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HealthPartners Designated Medical Spine Centers and Specialists Network

If you have chronic low back pain to the point at which you’re considering surgery, it’s important to know all of your options. An evaluation with a Designated Medical Spine Specialist is a helpful step to take before a first consultation with a spine surgeon.

Here you'll find answers to frequently asked questions as well as a directory of HealthPartners Designated Medical Spine Centers who can direct you to their designated physicians performing comprehensive evaluations.

Provider Directory

For a directory of Designated Medical Spine Centers and Specialists, please click here. For questions, please call the Member Services phone number listed on the back of your ID card. Or call 952-883-5000, 800-883-2177 or 952-883-5127 (TTY).

Frequently Asked Questions

What is a Designated Medical Spine Center?

A Designated Medical Spine Center is a physician-directed medical practice with one or more Designated Medical Spine Specialists on staff.

What is a Designated Medical Spine Specialist?

A Designated Medical Spine Specialist is a non-surgical clinician with advanced training and expertise in spine care. They’re trained in specialties such as physical medicine and rehabilitation, occupational medicine, sports medicine or related fields.

What can a Designated Medical Spine Specialist do for me?

They are specialists in helping people who have chronic low back pain and who may be considering surgery. They perform services such as:

      • In-depth evaluation and assessment of your back problems

      • Helping you understand your full range of options for managing your back pain, including both surgical and non-surgical options

      • Connecting you with resources to help you make decisions, based on your values and preferences, that are right for you

What does “Designated” mean?

To be part of the HealthPartners network, a Medical Spine Center has to request admission and complete a detailed review by HealthPartners. This review examines standards of care and adherence to certain evidence-based guidelines such as those issued by the Institute for Clinical Systems Integration (ICSI).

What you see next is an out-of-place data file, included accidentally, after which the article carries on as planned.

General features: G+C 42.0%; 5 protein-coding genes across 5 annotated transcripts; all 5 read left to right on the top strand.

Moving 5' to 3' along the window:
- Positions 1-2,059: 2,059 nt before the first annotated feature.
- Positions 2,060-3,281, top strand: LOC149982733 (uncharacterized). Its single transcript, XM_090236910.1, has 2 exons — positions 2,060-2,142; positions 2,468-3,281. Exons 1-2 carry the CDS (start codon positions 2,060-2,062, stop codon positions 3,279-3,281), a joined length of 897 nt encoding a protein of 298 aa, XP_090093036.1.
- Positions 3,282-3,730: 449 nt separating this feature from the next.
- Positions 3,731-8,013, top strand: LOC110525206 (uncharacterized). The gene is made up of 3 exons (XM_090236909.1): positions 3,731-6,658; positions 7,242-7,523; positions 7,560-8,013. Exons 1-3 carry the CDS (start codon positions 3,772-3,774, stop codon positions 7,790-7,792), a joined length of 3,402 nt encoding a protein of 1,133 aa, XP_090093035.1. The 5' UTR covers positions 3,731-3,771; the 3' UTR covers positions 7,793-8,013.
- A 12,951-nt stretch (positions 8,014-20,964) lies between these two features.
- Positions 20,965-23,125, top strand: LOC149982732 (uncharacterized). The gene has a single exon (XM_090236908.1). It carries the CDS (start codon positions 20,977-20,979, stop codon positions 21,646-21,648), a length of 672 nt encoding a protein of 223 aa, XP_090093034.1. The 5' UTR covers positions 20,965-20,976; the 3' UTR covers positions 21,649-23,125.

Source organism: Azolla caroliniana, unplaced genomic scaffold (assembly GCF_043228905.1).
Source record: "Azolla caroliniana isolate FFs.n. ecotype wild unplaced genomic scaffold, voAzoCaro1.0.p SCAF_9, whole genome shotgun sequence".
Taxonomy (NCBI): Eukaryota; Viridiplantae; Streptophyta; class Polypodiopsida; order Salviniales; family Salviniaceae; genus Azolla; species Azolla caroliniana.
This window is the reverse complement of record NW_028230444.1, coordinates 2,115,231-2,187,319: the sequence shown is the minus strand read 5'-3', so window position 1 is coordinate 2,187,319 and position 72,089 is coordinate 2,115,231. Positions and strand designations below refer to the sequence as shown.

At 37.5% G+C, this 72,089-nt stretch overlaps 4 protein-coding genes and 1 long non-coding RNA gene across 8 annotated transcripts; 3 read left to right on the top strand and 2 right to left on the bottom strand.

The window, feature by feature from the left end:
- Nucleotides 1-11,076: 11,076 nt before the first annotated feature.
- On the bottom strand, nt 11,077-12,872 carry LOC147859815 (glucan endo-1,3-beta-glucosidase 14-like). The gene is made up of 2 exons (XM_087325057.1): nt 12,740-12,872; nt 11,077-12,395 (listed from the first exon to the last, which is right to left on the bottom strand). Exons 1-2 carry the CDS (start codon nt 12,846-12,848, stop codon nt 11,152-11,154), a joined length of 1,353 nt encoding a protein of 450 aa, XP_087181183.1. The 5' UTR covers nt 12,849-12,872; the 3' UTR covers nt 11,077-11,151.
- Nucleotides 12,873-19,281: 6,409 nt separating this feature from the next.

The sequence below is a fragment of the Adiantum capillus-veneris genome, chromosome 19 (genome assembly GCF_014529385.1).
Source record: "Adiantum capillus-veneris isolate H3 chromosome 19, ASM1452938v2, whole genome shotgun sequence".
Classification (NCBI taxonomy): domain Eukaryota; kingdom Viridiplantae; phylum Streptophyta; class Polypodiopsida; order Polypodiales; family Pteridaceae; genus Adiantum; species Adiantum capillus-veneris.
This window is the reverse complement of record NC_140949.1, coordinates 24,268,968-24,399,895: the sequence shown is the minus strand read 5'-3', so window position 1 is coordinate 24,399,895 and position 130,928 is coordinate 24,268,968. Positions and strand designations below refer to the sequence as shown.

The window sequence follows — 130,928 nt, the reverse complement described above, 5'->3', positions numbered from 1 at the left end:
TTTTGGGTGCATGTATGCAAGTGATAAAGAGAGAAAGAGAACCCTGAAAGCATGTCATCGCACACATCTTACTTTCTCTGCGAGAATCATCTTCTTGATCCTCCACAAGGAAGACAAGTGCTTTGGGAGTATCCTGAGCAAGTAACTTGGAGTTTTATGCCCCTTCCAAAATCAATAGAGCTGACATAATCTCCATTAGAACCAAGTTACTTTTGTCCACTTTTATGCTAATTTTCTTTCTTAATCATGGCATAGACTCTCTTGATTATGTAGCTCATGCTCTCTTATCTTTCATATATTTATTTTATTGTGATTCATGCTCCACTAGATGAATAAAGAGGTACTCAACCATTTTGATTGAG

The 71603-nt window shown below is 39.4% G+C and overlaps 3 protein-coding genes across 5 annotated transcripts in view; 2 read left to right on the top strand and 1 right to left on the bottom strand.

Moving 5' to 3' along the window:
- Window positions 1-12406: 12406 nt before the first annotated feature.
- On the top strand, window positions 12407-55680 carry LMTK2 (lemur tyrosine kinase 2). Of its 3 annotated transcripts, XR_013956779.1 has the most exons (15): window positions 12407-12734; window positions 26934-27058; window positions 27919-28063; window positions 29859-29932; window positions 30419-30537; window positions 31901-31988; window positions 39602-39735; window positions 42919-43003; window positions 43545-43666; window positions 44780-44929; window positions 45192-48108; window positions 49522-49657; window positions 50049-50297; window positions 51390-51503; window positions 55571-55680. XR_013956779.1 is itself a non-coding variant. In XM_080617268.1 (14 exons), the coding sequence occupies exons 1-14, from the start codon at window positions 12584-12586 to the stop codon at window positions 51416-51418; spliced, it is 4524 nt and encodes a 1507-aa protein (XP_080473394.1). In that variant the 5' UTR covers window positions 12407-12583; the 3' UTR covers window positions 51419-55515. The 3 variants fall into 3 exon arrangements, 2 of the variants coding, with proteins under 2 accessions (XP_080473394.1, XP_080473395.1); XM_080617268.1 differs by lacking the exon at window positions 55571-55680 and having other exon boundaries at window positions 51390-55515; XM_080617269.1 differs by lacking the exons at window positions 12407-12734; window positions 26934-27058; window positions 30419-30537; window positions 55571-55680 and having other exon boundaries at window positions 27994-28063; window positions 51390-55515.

Why did HealthPartners introduce this approach?

Chronic low back pain is one of the most common reasons that people seek health care. There’s a growing body of evidence that many patients with back pain can be treated without surgery. But comparing back pain treatment alternatives can be confusing. This approach designed to help make sure you’re well-informed about all of your options so you can make decisions about your care that are right for you.

When would I see a Designated Medical Spine Specialist?

Prior to your first office visit with a spine surgeon (unless you have an emergency – see related question under "Special conditions"). For most people, a visit to a Designated Medical Spine Specialist will be recommended by a primary care doctor.

Do I need a referral to a Designated Medical Spine Center?

No. But typically, your primary care doctor will let you know when you should see one.

How do I find a Designated Medical Spine Center and Specialist?

A directory of Designated Medical Spine Centers and Specialists will be available on this page shortly. For questions, please call the Member Services phone number listed on the back of your ID card. Or call 952-883-5000, 800-883-2177 or 952-883-5127 (TTY).